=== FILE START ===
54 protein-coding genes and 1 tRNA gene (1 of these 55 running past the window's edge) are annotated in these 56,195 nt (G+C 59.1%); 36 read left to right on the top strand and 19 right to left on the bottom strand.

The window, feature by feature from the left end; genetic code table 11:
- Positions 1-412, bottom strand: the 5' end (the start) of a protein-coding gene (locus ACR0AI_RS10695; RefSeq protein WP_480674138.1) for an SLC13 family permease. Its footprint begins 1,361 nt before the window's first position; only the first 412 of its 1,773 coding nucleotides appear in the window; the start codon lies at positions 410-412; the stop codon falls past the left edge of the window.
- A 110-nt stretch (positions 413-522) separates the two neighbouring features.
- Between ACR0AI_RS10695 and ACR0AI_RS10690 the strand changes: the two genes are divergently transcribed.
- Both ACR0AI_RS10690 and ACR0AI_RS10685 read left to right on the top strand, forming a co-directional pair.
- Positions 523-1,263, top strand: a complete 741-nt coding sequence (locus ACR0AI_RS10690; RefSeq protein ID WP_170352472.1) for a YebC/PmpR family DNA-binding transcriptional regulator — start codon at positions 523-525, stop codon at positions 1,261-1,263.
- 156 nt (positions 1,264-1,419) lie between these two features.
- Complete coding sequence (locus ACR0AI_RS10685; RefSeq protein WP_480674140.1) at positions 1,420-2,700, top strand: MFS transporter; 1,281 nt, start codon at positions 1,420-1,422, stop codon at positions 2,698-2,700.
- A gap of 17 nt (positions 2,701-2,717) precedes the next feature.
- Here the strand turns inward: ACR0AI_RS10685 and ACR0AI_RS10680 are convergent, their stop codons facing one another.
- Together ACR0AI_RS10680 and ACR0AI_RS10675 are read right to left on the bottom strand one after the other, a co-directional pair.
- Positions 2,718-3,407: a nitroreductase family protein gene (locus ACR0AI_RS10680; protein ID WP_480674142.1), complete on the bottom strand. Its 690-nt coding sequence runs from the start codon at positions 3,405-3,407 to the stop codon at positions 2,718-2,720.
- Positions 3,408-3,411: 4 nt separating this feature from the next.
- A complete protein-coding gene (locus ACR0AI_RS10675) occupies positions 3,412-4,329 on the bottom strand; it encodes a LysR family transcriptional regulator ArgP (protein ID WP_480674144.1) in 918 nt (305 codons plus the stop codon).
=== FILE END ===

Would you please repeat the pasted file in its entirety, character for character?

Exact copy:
54 protein-coding genes and 1 tRNA gene (1 of these 55 running past the window's edge) are annotated in these 56,195 nt (G+C 59.1%); 36 read left to right on the top strand and 19 right to left on the bottom strand.

The window, feature by feature from the left end; genetic code table 11:
- Positions 1-412, bottom strand: the 5' end (the start) of a protein-coding gene (locus ACR0AI_RS10695; RefSeq protein WP_480674138.1) for an SLC13 family permease. Its footprint begins 1,361 nt before the window's first position; only the first 412 of its 1,773 coding nucleotides appear in the window; the start codon lies at positions 410-412; the stop codon falls past the left edge of the window.
- A 110-nt stretch (positions 413-522) separates the two neighbouring features.
- Between ACR0AI_RS10695 and ACR0AI_RS10690 the strand changes: the two genes are divergently transcribed.
- Both ACR0AI_RS10690 and ACR0AI_RS10685 read left to right on the top strand, forming a co-directional pair.
- Positions 523-1,263, top strand: a complete 741-nt coding sequence (locus ACR0AI_RS10690; RefSeq protein ID WP_170352472.1) for a YebC/PmpR family DNA-binding transcriptional regulator — start codon at positions 523-525, stop codon at positions 1,261-1,263.
- 156 nt (positions 1,264-1,419) lie between these two features.
- Complete coding sequence (locus ACR0AI_RS10685; RefSeq protein WP_480674140.1) at positions 1,420-2,700, top strand: MFS transporter; 1,281 nt, start codon at positions 1,420-1,422, stop codon at positions 2,698-2,700.
- A gap of 17 nt (positions 2,701-2,717) precedes the next feature.
- Here the strand turns inward: ACR0AI_RS10685 and ACR0AI_RS10680 are convergent, their stop codons facing one another.
- Together ACR0AI_RS10680 and ACR0AI_RS10675 are read right to left on the bottom strand one after the other, a co-directional pair.
- Positions 2,718-3,407: a nitroreductase family protein gene (locus ACR0AI_RS10680; protein ID WP_480674142.1), complete on the bottom strand. Its 690-nt coding sequence runs from the start codon at positions 3,405-3,407 to the stop codon at positions 2,718-2,720.
- Positions 3,408-3,411: 4 nt separating this feature from the next.
- A complete protein-coding gene (locus ACR0AI_RS10675) occupies positions 3,412-4,329 on the bottom strand; it encodes a LysR family transcriptional regulator ArgP (protein ID WP_480674144.1) in 918 nt (305 codons plus the stop codon).